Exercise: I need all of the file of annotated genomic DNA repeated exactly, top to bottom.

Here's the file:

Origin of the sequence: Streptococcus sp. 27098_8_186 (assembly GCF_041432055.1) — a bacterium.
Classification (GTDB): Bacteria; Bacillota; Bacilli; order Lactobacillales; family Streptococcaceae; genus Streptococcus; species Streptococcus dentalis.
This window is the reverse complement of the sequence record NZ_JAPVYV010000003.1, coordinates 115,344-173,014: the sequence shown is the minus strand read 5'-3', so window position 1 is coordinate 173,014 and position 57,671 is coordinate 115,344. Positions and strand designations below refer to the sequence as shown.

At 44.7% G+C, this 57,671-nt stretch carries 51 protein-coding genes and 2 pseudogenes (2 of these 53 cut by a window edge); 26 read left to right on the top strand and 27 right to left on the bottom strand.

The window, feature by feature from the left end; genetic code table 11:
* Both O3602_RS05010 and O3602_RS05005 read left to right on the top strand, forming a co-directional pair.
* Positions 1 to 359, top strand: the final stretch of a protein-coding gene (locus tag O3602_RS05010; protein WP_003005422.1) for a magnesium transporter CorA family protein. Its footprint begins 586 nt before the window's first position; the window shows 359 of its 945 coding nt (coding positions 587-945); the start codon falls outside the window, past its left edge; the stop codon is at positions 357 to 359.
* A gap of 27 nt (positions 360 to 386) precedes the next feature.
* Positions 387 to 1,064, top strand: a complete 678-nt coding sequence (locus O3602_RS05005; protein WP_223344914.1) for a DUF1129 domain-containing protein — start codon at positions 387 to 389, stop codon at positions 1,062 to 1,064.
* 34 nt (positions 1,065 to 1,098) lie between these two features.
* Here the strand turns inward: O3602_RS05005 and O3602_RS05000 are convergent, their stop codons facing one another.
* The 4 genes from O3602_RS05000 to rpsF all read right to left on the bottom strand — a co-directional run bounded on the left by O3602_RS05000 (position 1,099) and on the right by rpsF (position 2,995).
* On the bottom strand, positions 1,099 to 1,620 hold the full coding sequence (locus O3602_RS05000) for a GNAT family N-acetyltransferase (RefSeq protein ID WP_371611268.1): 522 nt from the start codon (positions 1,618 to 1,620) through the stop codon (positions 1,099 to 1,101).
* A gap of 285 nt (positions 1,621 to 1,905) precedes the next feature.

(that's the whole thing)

Origin of the sequence: Streptococcus sp. 27098_8_186 (assembly GCF_041432055.1) — a bacterium.
Classification (GTDB): Bacteria; Bacillota; Bacilli; order Lactobacillales; family Streptococcaceae; genus Streptococcus; species Streptococcus dentalis.
This window is the reverse complement of the sequence record NZ_JAPVYV010000003.1, coordinates 115,344-173,014: the sequence shown is the minus strand read 5'-3', so window position 1 is coordinate 173,014 and position 57,671 is coordinate 115,344. Positions and strand designations below refer to the sequence as shown.

At 44.7% G+C, this 57,671-nt stretch carries 51 protein-coding genes and 2 pseudogenes (2 of these 53 cut by a window edge); 26 read left to right on the top strand and 27 right to left on the bottom strand.

The window, feature by feature from the left end; genetic code table 11:
* Both O3602_RS05010 and O3602_RS05005 read left to right on the top strand, forming a co-directional pair.
* Positions 1 to 359, top strand: the final stretch of a protein-coding gene (locus tag O3602_RS05010; protein WP_003005422.1) for a magnesium transporter CorA family protein. Its footprint begins 586 nt before the window's first position; the window shows 359 of its 945 coding nt (coding positions 587-945); the start codon falls outside the window, past its left edge; the stop codon is at positions 357 to 359.
* A gap of 27 nt (positions 360 to 386) precedes the next feature.
* Positions 387 to 1,064, top strand: a complete 678-nt coding sequence (locus O3602_RS05005; protein WP_223344914.1) for a DUF1129 domain-containing protein — start codon at positions 387 to 389, stop codon at positions 1,062 to 1,064.
* 34 nt (positions 1,065 to 1,098) lie between these two features.
* Here the strand turns inward: O3602_RS05005 and O3602_RS05000 are convergent, their stop codons facing one another.
* The 4 genes from O3602_RS05000 to rpsF all read right to left on the bottom strand — a co-directional run bounded on the left by O3602_RS05000 (position 1,099) and on the right by rpsF (position 2,995).
* On the bottom strand, positions 1,099 to 1,620 hold the full coding sequence (locus O3602_RS05000) for a GNAT family N-acetyltransferase (RefSeq protein ID WP_371611268.1): 522 nt from the start codon (positions 1,618 to 1,620) through the stop codon (positions 1,099 to 1,101).
* A gap of 285 nt (positions 1,621 to 1,905) precedes the next feature.